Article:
Born in the small Greek town of Pyrgos, Angeliki Nikolouli is Greece’s very own “Agatha Cristi”-only she investigates real rather than fictional murders. Nikolouli has worked for almost 30 years as a front-row journalist at major Greek newspapers, magazines and television channels. She has been the catalyst who set in motion a series of interconnected events that gave a twist to Greece’s journalism for the past three decades .Nikolouli is internationally recognized for resolving mysteries and tracing missing people but this time it was the other way around: The GreekReporter traced the Greek Agatha Christie in Hollywood and she talked exclusively about the reason she’s in L.A.
A Tough Cookie
As a young reporter, tiny framed Aggeliki, dared to work as a crime reporter- in fact she was the first female crime reporter in Greece-although not without encountering resistance. The field of crime journalism-especially for a woman in a country so conservative and narrow minded as Greece was during those years basically resembled a conflict zone. But she never complained-“Yes, it was tough, especially in the beginning, but crime reporting is certainly not for the weedy.” she says smiling. Later, she had to face hostility when she became the first female editor in chief in one of Greece’s major newspapers. As an editor in chief, Aggelikis’ research actually influenced history, or at the least the pace and rhythm of events as she made revelations that crossed the border of the country on high jacking, spying and terrorism. She revealed cases of wiretapping of politicians and other VIPs of the country that were orchestrated by the Greek secret services. The documents she presented led her to the Committee of the Parliament to testify as the major witness. But she wouldn’t stop. Nikolouli is known for being fearless and stubborn. She operates from a sound ethical center (broadly, her ideology amounts to a hatred of bullies). She has a connoisseur’s eye for the flaw in the pretty picture and she does her job with eloquence and wit.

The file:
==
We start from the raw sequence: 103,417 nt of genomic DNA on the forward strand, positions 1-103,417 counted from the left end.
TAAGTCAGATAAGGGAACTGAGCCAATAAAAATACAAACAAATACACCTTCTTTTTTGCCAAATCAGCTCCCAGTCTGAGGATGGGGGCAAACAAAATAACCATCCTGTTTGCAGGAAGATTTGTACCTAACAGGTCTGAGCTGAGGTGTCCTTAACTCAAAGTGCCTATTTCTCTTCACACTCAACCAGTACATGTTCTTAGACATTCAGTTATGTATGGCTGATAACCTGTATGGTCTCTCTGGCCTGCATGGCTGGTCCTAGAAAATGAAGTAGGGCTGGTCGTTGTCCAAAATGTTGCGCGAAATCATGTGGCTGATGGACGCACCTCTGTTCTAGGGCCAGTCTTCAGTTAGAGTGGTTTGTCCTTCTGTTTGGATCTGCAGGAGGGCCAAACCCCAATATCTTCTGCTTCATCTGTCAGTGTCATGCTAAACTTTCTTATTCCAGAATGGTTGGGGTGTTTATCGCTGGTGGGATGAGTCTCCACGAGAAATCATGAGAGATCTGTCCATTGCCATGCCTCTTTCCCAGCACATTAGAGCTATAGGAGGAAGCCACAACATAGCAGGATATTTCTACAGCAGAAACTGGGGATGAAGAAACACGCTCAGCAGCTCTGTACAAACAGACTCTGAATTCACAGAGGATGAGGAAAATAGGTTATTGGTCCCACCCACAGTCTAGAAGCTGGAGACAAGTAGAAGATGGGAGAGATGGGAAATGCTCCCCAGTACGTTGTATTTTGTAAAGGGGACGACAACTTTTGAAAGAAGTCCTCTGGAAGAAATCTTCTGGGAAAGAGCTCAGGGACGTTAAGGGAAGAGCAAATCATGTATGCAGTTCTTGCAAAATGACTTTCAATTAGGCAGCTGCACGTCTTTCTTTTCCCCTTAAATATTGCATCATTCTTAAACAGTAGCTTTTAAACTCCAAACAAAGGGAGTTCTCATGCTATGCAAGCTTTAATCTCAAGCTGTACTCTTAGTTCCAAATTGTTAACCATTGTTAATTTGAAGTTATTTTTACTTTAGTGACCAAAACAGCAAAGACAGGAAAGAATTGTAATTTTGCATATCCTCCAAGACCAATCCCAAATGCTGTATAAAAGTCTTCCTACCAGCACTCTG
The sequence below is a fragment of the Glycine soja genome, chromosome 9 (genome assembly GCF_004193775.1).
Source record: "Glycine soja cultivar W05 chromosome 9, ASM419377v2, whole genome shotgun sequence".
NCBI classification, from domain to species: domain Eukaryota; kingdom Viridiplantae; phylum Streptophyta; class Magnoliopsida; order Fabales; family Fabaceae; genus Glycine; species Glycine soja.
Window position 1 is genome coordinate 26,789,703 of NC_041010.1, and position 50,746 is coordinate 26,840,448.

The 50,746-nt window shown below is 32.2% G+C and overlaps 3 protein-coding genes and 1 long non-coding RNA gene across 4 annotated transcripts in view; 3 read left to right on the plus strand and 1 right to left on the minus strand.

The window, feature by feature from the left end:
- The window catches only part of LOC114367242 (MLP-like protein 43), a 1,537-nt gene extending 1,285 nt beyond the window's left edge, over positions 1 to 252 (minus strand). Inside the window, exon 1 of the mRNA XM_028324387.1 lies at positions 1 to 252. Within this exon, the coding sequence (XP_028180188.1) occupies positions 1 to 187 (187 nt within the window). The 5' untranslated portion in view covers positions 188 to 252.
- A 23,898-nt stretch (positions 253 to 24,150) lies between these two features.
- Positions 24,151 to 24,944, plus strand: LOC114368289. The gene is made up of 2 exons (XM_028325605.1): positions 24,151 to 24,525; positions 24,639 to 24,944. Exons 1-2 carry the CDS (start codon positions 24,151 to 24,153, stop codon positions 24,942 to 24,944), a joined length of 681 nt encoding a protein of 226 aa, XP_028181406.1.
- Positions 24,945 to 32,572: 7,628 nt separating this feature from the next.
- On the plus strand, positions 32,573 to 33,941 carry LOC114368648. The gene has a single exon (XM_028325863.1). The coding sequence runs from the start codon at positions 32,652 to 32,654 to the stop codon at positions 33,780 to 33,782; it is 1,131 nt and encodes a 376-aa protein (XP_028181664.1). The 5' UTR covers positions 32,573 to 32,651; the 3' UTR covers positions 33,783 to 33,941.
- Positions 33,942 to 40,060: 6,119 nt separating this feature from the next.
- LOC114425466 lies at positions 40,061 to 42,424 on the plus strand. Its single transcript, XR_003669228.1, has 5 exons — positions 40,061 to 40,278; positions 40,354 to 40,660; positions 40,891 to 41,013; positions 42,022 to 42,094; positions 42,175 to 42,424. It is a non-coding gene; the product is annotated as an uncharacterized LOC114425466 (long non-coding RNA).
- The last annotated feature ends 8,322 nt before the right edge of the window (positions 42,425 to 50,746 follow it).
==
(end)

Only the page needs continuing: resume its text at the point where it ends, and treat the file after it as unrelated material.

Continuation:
Her current, three hour, live (!) TV show in Greece- Light In The Tunnel- is on for almost 17 years but she still works with the same passion and eagerness as if she was a newbie. Aggeliki doesn’t do mediocre-and neither do her ratings. Every Friday night the show’s ratings skyrocket and Greeks stay tuned to her breathtaking revelations until two o’clock in the morning, driving the advertisers crazy.
Through her show Nikolouli has brought to light numerous cases of murders, rapes and abductions and has traced tens of hundreds people officially reported as missing from the police. She has won countless journalist awards in Greece and she even won a Guinness prize for tracing hundreds of people who were missing for more than fifty years. Aggeliki is known for being hard working, and methodological. She is a quick study, receptive to feedback on what is working and what doesn’t with a stunning grasp of research detail. She has revealed tens of eye-popping murder cases that Greece’s bureaucrats were either unwilling or unable to resolve “It’s frustrating to see that Greek authorities don’t do their job right. Sometimes they do it on purpose others they just don’t care or they haven’t got the know-how to conduct a proper research… There are people who suffer waiting for an answer. Mothers, wives, children, living each day in agony….”.
From Japan to Russia and Italy, Nikolouli has been asked numerous times to offer her expertise in research by national televisions from all around the world. The Japanese National Television made a tribute to her show and Japanese TV executives travelled to Athens to interview her and observe closely her state-of-the-art research methods. The Russian National Television invited her to provide her know-how in order to unite two siblings who had lost each other’s traces. The Italians from ‘Chi l’ha visto’ of ‘RAI TRE’ came to Athens to watch closely the research and the presentation of the TV and so did Dutch journalists from the TV shows ‘SPOORLOOS’ and ‘VERMIST’.
Aggeliki in Hollywood
After working hard for 30 years, instead of taking a sabbatical she’s working non-stop on her next project: movies. She wants to dramatize her most profound cases and turn them into movies and documentaries. Being the perfectionist that she is, went to the place she knew she could find the best to work with: Hollywood. “I’m still in the preparation mode. I’m looking into different directors, production companies, doing a bit of research, looking at my options… I think that some of the cases we’ve resolved in the show could make really good documentaries. But such a project requires both time and effort. I need to find the right people….Professionals who can properly handle the complexities of such a task,” she says. And given her accomplishments and her stubbornness she’s destined to succeed.